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I recently installed solar panels and now I was looking at using the energy as efficient as possible. All the energy produced I don't use goes to the grid, I get a small amount of money for that. I never produce more than 2kW at a time. At the moment with bad weather it's more around 200~300 watt.

I was thinking if there was a way to create an outlet that only provides the consumer with the wattage that is left, that I am not using. So I could for example plug in a (custom) heating element that only heats when there is power left that would go to the grid.

So by limiting the current or power dynamically. I'm pretty basic with electrical engineering, so if this is too far fetched or just impossible, that's also an answer.

Edit/Clarification: Let's say my solar panels are producing 500 watts, and my current total consumption is 300 watts. That would mean I would deliver 200 watts to the grid. Instead of those 200 watts going to the grid, I would like an outlet that provides those 200 watts to a consumer (like a heating element).

If my consumption would go up to 400 watts, the outlet would only deliver 100 watts. If my consumption goes over what my solar panels are producing, the outlet just stops "working".

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  • \$\begingroup\$ If I gather it correctly, you want to be able to optionally plug something in to a socket and if there is something there able to draw power, you'd prefer to supply it with power than to supply the grid which pays you far too little. So you want something that can supply whatever load exists on a socket. But anything generated over and above that will be sent to the grid, since it is better to get something than nothing. Kind of a priority thing? \$\endgroup\$ Dec 7, 2023 at 13:18
  • \$\begingroup\$ Please clarify your specific problem or provide additional details to highlight exactly what you need. As it's currently written, it's hard to tell exactly what you're asking. \$\endgroup\$
    – Community Bot
    Dec 7, 2023 at 14:49
  • \$\begingroup\$ @periblepsis if this makes it any clearer. I think you got it from your explanation. Let's say my solar panels are producing 500 watts, and my current total consumption is 300 watts. That would mean I would deliver 200 watts to the grid. Instead of those 200 watts going to the grid, I would like an outlet that provides those 200 watts to a consumer (like a heating element). If my consumption would go up to 400 watts, the outlet would only deliver 100 watts. If my consumption goes over what my solar panels are producing, the outlet just stops "working". \$\endgroup\$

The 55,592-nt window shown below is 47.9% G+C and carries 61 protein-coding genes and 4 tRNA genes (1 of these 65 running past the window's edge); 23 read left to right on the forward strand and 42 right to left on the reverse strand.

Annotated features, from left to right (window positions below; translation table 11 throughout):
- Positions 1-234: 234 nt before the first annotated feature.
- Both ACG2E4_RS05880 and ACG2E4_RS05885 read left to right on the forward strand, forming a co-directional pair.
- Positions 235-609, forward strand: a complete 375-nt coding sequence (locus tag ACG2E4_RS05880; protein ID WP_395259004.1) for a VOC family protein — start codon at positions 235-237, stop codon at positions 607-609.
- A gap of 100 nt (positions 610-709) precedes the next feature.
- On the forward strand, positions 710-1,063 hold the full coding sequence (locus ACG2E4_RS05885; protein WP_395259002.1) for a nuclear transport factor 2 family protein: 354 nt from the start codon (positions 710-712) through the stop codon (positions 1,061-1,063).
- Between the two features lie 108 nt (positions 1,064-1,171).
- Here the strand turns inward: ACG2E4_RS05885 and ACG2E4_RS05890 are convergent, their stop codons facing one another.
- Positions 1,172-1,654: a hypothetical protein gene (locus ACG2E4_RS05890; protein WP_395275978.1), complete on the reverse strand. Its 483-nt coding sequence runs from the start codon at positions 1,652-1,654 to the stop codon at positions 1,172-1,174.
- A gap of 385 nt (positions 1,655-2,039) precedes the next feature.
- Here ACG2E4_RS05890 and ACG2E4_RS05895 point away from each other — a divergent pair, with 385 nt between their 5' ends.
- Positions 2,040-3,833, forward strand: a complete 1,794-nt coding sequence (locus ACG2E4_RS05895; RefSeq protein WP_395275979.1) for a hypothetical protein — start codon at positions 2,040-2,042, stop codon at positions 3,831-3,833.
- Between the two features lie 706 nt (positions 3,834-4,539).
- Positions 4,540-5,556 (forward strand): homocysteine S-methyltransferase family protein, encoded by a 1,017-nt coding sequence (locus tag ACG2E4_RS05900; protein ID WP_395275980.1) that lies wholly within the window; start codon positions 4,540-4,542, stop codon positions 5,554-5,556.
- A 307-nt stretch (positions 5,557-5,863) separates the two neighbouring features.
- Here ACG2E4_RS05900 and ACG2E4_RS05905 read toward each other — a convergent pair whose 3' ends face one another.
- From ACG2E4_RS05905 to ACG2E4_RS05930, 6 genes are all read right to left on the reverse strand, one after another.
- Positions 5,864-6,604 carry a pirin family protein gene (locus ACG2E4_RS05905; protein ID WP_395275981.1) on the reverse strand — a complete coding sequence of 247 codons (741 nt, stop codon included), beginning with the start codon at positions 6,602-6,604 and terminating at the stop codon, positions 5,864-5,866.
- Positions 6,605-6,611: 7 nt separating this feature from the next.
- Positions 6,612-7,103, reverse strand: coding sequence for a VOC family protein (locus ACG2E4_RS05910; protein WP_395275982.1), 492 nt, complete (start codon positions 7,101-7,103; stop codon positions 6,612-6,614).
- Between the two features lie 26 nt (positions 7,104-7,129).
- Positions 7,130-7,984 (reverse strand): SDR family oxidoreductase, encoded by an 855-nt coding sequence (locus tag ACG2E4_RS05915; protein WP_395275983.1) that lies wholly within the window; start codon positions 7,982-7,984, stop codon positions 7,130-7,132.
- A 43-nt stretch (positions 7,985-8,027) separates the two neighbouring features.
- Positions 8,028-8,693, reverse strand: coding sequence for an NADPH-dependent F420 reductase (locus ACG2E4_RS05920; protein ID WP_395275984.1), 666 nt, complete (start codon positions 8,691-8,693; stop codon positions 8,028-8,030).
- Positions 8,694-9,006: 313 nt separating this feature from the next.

– YentheO
    Dec 7, 2023 at 15:43
  • \$\begingroup\$ I know how many watts I've got to spend. So what I'm actually looking for is how to make an outlet that just provides the power that I want. I'm a software engineer with some basic electrical knowledge. I just don't know how to go about making a automatically dynamically power supply based on wattage. \$\endgroup\$
    – YentheO
    Dec 7, 2023 at 16:11

1 Answer 1

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Yes this is possible, and is in fact fairly commonly done.

You need current/power sensing on the solar feed, and on the main site feed. You also need a controllable low priority load, such as a water immersion heater in a hot water tank with controllable power draw.

You monitor the net power generation / load of your site on a suitable frequency (often around the 1-10s level, but can be higher frequency), and then adjust the power of the HW tank heating element according to how much "free" electricity is left over.

In terms of how to achieve the power control, there are three main schemes:

  • Gross on/off control of the element. This is very coarse grain, and won't be a good match for your application unless you have multiple smaller elements in parallel which you can individually control (to give you stepped load).

  • AC control mechanisms. This could be a high-power phase angle controller (like a large lamp dimmer switch) which has either voltage or serial control. Multiple vendors available, or you could even build your own controller out of something like an Arduino.

  • DC control mechanisms. You use an AC/DC PSU which includes enough capacitance to even load over multiple cycles, then use PWM on the DC side to provide control of average power to the heating element. You need to match the PSU voltage to the element rating, but there are often high power AC-DC converters on eBay with output voltages in the 100-240V range. You can then use a suitably sized MOSFET to modulate the power to the heating element.

If it were me, I'd go the DC control route, but that is entirely based on kit I have to hand and past experience. The AC route should also work for you, though heavy phase angle controlled loads can interact badly with some solar inverters.

(There is also "burst fire" AC controls which do cycle-by-cycle switching, but this will typically not play nicely with the averaging period of you utility meter.)

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  • \$\begingroup\$ I already have the means to monitor what my total consumption is and what my solar panels are producing, so I know how much power I have to spend so to say. The only thing I don't really know how to do is the "controllable power draw". How do I go about the "adjust the power of the HW tank heating element"? But thanks already for your answer, it is exactly what I'm looking for. \$\endgroup\$
    – YentheO
    Dec 7, 2023 at 15:47
  • \$\begingroup\$ I have extended me answer to provide additional details, which hopefully tells you what you need. \$\endgroup\$
    – colintd
    Dec 7, 2023 at 16:57

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